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Tips for Vegetable Gardening in Utah

By Joshua Duvauchelle ; Updated September 21, 2017
Grow a bounty of vegetables in your Utah garden.
vegetables image by dinostock from Fotolia.com

Skip the grocery store produce aisle, and grow your own vegetables in your Utah backyard. The state's cool climate--much of it is ranked as USDA hardiness zones 5 and 6--is prime for various cool-season crops like beans and kale, while its summers can accommodate warm-season crops like tomatoes and summer squash.

Frost Dates

The average last spring frost date typically occurs between the end of May and the beginning of June in most areas of Utah. Start your vegetables as early as possible to take maximum advantage of the state's growing season. Cold-hardy vegetables like broccoli, peas and cabbage can be planted approximately six weeks before the last frost date in your area, according to Utah State University. Warm-season crops like tomatoes and cucumbers should be planted at least a week after the average last frost date in your area.

Indoor Seedlings

Utah gardeners can get a jump start on the growing season by starting vegetable seedlings indoors while it's still cold outside, then transplanting the vegetables into the ground once it warms up. Utah State University recommends starting vegetables approximately six to eight weeks before the expected last frost date in your area.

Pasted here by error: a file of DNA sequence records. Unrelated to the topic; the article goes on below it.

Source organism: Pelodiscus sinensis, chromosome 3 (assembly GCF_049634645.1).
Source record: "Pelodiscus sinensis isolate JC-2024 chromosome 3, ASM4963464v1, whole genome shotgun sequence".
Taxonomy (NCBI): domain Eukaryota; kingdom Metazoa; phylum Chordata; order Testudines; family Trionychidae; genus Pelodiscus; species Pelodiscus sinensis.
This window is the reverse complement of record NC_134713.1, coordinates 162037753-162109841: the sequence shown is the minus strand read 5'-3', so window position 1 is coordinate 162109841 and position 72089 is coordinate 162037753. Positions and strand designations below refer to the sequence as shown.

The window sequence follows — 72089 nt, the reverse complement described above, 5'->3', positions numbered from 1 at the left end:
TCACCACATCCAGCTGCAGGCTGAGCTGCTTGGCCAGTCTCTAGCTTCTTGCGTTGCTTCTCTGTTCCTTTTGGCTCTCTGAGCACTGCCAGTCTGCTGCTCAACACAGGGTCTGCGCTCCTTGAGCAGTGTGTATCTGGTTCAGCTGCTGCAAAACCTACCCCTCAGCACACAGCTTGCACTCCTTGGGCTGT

Specific varieties of common vegetables have been bred to thrive in Utah's soils and climate. Growing such varieties reduces the maintenance needs of your garden. For example, Blue Lake and Slenderette bush beans do well, as do Cylindra beets and Pioneer Hybrid carrots. Utah State University maintains a complete list of regional vegetable varieties (see References), or you can consult a local nursery or garden store for recommendations on what does well in your area.


Irrigation requirements in Utah's gardens vary during Utah's growing season. The need for water reaches its peak from June through August and starts dropping in August to its low point in the winter, according to Utah State University. Generally, vegetable roots extend within the top 12 inches of soil, so this area should be consistently moist.


Cooler soil temperatures in Utah reduce the amount of nutrients that are immediately available to vegetable roots, according to Utah State University. This makes fertilization necessary to encourage proper vegetable growth and fruit production. The university recommends spreading 5 to 6 pounds of 16-16-8 or any other all-purpose garden fertilizer for every 500 square feet of gardening surface. Apply the fertilizer approximately 14 days before you start planting your Utah vegetable garden.


About the Author


Joshua Duvauchelle is a certified personal trainer and health journalist, relationships expert and gardening specialist. His articles and advice have appeared in dozens of magazines, including exercise workouts in Shape, relationship guides for Alive and lifestyle tips for Lifehacker. In his spare time, he enjoys yoga and urban patio gardening.